These taxi call centers, which are popular in smaller cities, essentially carry out the same function as a ride-hailing app. Passengers can order a taxi at any time of day, whereas it is nearly impossible to hail a taxi early in the morning or past sundown. They can also request specific types of cars and do not have to share with any other passengers, nor do they have to wait for drivers to fill up a car before leaving. Passengers pay a set price, with a fixed starting price that increases based on time spent in transit. 

A call center might be a temporary solution to many of the problems that hailing cabs from the road poses — such as the possibility of unregistered drivers, aggressive drivers or passengers, or unfair prices. In addition, customers can also call the taxi operators to report drivers for unsafe behavior or harassment, providing identifying information and plate numbers to ensure the driver is not hired again. 

Call centers, however, still do not match up to ride-hailing apps when it comes to convenience and safety, especially for those lacking language skills. Foreign workers are one of the demographics most affected by this. Without language skills and knowledge of the local landscape, it is nearly impossible for such workers to call a taxi and explain their needs to multiple different operators and drivers. In the event of harassment, it is unlikely they can complain to the company or take any action.

As Uzbekistan pushes to expand into global markets, foreign companies are opening across the country, even in less developed regions. With inner-city travel still largely dependent on an informal taxi-hailing system, foreign workers are often left immobile or victim to price gouging. Taxi drivers must adapt to a new demographic of residents who are not comfortable hailing rides from the side of the road, haggling in a language they may not speak, and trusting drivers without navigation apps. Foreign investment is a critical step in greater economic development, especially in rural regions with lots of foreign interest but inadequate infrastructure.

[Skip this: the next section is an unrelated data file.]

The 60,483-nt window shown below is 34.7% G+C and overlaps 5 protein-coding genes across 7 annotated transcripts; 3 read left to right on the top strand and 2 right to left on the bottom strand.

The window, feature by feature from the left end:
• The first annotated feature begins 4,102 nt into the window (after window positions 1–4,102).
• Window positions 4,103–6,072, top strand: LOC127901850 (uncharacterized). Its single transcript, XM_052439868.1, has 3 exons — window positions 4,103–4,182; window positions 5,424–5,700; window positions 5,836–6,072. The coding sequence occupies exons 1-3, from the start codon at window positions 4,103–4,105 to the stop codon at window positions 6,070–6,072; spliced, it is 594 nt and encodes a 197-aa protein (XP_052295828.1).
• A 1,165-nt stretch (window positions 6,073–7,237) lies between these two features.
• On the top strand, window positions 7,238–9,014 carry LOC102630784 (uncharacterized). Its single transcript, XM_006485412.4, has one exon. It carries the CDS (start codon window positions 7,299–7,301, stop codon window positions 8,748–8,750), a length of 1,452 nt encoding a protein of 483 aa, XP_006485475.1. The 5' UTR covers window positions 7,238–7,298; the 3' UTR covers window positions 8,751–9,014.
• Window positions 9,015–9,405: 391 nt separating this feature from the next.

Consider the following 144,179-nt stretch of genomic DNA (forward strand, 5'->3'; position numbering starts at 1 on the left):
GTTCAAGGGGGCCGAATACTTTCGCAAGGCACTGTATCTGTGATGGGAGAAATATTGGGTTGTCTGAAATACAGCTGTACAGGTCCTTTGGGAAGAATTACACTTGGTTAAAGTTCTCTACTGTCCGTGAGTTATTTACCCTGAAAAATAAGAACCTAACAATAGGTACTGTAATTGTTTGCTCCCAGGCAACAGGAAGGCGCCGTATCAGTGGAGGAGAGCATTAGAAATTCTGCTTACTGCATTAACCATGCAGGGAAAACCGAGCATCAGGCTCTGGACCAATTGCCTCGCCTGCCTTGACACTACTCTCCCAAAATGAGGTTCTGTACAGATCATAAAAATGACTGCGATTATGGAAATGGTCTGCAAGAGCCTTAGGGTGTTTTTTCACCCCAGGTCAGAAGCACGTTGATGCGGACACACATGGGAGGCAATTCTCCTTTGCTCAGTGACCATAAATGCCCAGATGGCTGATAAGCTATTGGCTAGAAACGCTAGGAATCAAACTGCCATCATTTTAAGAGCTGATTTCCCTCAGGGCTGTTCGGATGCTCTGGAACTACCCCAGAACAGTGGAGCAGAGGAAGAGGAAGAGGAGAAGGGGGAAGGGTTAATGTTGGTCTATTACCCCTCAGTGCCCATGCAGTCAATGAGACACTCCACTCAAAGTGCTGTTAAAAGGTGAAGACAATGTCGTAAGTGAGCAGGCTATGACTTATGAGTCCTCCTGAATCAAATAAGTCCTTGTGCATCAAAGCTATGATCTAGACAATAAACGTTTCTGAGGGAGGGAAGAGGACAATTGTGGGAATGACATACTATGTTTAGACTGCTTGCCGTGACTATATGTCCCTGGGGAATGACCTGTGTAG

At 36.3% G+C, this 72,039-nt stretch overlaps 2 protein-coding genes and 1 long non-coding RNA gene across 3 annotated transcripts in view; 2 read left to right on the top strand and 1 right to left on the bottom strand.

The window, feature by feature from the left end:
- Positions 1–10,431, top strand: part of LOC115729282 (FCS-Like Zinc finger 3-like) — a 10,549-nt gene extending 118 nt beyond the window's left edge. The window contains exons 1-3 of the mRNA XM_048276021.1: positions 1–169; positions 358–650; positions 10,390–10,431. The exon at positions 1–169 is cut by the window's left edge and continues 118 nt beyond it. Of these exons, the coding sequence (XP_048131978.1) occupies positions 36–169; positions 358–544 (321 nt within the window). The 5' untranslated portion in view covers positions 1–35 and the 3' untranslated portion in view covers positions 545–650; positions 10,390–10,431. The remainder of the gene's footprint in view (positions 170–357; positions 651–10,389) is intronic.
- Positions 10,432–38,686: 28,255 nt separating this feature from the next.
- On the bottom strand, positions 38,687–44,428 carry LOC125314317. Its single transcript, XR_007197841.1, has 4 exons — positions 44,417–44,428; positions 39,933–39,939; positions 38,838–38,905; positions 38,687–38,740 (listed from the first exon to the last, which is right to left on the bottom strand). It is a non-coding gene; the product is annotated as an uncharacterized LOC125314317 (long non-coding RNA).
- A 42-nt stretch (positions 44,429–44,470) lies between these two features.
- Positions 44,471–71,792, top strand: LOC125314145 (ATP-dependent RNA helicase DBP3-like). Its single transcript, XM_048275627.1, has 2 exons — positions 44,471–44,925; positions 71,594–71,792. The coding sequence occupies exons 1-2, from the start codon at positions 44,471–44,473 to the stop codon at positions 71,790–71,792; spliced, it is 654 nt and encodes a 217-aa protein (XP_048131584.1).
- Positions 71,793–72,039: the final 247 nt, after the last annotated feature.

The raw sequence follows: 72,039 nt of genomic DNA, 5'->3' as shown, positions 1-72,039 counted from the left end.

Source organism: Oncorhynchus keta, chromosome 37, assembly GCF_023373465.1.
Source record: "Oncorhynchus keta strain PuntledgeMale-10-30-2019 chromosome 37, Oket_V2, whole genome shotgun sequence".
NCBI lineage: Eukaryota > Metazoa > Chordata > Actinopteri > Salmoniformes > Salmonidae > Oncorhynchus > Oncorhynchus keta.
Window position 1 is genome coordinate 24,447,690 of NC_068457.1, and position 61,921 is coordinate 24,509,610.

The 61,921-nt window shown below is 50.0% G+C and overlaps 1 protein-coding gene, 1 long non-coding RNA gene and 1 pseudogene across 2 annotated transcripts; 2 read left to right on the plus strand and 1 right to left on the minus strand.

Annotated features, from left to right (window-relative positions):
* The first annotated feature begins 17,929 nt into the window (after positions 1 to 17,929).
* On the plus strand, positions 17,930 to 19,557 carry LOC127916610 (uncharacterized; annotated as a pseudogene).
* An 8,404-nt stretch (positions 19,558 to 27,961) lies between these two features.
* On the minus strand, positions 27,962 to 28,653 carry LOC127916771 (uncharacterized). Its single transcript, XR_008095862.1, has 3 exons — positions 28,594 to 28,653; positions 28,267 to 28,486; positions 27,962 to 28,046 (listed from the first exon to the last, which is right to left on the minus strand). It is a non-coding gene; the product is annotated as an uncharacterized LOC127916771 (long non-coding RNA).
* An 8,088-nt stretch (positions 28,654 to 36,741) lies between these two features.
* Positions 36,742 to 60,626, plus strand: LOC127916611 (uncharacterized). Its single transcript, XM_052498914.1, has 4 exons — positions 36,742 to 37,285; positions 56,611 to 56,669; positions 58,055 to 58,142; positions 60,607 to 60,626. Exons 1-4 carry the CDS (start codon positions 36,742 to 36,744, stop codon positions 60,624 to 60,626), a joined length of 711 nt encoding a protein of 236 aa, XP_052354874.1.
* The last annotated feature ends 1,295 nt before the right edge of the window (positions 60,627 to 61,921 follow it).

To increase overall economic development in Uzbekistan, and to build greater equality in rural Uzbekistan, remote regions must be added to YandexGo’s service zone. It is unclear when regions like Jizzakh, Sirdaryo, Surkhandarya, or Khorazm might gain access to a centralized taxi-hailing service. Until then, both potential riders and taxi drivers looking for a fare will ultimately be at a disadvantage and subjected to antiquated, inconvenient transport options. 

If more remote regions cannot adapt to the needs of changing demographics and labor force needs, these regions will continue to be less competitive in the national economy,  thus perpetuating the cycle of inequality between regions of Uzbekistan.